Demand for data centres has heightened during the lockdown, with huge schemes set to transform industrial areas in London and the commuter belt.
The lockdown has sparked a boom in planning applications, with the number of applications for new data centres during this period surpassing 2019 figures.
According to figures from EG Radius Exchange, the number of data centre plans lodged since the government enforced lockdown on 23 March totals over 2.27m sq ft of space.
The bulk of this was lodged in the last month, with major schemes planned for London and the South East.
Ark Centres is consulting on plans for a 600,000 sq ft data centre at Union Park (pictured). It said development of the Bulls Bridge Industrial Estate in Hayes responds to growing demand for data centres as consumers, business and the public sector increase their reliance on the digital economy.
In Slough, Zurich Assurance is planning a data centre of over 1m sq ft at the Langley Business Centre, as part of a mixed-use scheme.
In total, 30 applications totalling over 2.63m sq ft were put in over the whole of 2020, 23 of which were made during lockdown. In the last three years there have been applications for 8.9m sq ft of data centres, with developers reporting much more in the pipeline.
Matteo Colombo, strategic capital investment director at Legal & General Capital, said: “Since 2015, compute and the cloud has almost doubled every two years. The coronavirus pandemic has further accelerated the level of compute demand, owing primarily to remote working and the need for high-performance compute to drive R&D progress – particularly in areas such as life sciences.”
With investors chasing speculative builds with high yields to recoup capital quickly, some firms are moving rapidly to capitalise on the intensified demand.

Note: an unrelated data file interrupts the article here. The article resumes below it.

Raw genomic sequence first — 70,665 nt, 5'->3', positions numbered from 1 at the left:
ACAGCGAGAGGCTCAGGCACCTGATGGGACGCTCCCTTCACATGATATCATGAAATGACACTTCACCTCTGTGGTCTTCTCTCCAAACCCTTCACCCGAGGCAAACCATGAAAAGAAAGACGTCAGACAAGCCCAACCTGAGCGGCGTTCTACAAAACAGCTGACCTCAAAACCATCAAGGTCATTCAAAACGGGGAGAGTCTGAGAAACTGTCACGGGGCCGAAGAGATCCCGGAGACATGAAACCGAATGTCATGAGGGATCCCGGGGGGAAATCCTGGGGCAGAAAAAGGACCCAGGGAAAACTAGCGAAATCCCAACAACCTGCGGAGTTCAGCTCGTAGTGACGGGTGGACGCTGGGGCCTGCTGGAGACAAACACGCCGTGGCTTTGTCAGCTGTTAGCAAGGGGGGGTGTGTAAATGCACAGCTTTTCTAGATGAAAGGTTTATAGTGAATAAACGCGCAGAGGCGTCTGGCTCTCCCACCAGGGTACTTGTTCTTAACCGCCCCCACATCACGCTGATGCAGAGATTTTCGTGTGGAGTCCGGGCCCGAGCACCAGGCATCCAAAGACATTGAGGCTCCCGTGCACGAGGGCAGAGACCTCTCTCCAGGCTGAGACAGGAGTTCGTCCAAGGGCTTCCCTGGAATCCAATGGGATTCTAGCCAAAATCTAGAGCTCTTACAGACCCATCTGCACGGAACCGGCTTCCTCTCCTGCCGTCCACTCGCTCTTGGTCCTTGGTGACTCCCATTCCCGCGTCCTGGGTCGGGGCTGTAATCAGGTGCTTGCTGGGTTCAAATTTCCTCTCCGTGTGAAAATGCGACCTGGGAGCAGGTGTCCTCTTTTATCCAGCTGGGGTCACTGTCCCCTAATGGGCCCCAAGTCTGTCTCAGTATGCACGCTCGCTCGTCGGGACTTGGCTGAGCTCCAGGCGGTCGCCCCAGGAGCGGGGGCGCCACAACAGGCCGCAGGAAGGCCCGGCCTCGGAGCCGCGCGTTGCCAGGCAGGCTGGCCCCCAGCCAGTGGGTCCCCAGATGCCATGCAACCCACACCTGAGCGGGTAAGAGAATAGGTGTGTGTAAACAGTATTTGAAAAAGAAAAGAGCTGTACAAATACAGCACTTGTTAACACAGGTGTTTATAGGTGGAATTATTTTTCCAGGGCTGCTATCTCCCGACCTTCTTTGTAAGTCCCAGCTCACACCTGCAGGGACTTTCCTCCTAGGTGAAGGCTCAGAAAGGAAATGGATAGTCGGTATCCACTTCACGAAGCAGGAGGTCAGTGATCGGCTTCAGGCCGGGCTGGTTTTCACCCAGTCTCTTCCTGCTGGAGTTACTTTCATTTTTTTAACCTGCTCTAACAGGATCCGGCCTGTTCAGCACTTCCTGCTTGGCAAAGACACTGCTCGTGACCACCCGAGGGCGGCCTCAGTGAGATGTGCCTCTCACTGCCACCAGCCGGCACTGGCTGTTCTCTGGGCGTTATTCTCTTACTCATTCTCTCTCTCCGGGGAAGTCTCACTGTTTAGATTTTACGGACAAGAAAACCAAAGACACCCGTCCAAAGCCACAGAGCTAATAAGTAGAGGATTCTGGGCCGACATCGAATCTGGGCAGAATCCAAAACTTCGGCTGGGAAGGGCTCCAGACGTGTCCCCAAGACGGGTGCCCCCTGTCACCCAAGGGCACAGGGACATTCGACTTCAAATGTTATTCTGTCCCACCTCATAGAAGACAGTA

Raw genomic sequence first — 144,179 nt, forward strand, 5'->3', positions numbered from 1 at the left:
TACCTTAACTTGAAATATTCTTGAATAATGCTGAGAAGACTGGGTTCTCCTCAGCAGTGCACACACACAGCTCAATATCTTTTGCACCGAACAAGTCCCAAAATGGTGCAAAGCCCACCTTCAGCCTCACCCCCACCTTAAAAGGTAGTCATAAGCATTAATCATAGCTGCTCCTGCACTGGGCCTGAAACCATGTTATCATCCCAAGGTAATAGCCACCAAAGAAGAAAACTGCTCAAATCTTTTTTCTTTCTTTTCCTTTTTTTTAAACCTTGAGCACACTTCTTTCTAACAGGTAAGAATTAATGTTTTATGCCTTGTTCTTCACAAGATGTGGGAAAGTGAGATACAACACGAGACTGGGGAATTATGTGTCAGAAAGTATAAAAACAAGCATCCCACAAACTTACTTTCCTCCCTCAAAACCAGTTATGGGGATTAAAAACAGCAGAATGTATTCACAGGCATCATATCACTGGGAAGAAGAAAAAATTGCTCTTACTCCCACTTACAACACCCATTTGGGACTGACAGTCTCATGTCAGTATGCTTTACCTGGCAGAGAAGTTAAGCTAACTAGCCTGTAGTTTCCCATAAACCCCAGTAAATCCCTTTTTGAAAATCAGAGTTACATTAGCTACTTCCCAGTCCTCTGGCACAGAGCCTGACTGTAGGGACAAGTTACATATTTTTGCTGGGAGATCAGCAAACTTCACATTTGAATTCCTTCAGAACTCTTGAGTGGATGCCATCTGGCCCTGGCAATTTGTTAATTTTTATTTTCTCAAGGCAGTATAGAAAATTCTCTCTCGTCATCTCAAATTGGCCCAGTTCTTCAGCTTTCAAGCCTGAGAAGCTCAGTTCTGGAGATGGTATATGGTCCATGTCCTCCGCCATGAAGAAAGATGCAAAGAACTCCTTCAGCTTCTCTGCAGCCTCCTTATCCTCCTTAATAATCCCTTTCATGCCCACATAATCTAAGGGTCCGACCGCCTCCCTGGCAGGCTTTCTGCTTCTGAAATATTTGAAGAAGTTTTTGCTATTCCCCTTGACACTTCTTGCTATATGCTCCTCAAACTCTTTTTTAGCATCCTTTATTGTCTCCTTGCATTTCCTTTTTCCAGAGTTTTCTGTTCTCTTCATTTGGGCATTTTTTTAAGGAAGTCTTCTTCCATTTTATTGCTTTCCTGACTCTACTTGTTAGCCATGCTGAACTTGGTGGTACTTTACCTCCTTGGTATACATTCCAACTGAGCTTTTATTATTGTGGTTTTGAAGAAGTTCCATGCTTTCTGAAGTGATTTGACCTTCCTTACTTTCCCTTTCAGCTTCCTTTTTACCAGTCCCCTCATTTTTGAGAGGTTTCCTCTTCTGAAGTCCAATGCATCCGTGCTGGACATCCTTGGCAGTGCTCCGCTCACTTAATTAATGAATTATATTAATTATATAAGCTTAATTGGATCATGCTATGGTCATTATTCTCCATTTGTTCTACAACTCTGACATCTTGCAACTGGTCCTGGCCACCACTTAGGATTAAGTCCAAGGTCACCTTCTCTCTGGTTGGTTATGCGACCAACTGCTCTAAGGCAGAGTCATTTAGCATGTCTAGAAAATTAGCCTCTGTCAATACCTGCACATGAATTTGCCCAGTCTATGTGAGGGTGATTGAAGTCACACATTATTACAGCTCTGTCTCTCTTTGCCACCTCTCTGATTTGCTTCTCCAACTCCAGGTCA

Cromwell Property Group has partnered with Stratus and EXS Capital Group to launch a data centre fund targeting a $1bn (£780m), with one site already under exclusivity in London.
Rob Percy, chief investment officer at Cromwell Property Group, said: “As demand for faster connectivity accelerates, driven by AI and the Internet of Things, there is an attractive opportunity to devise real estate investment strategies that plug into that growth.”
Percy said a speculative build would normally only start once strong lease pre-commitments had been secured, with new sites paying for themselves in a short period of time.
“Once up and running, the risk to investors is limited with phased build outs possible and datacentres typically producing high EBITDA margins and high cash conversion,” he said.
“Our recent experiences during the Covid-19 pandemic have shown that the future long-term demand for applications that rely on datacentres appears to be not only healthy, but to have been significantly reinforced by our rapid and widespread adoption of remote working and other technology enabled practices.”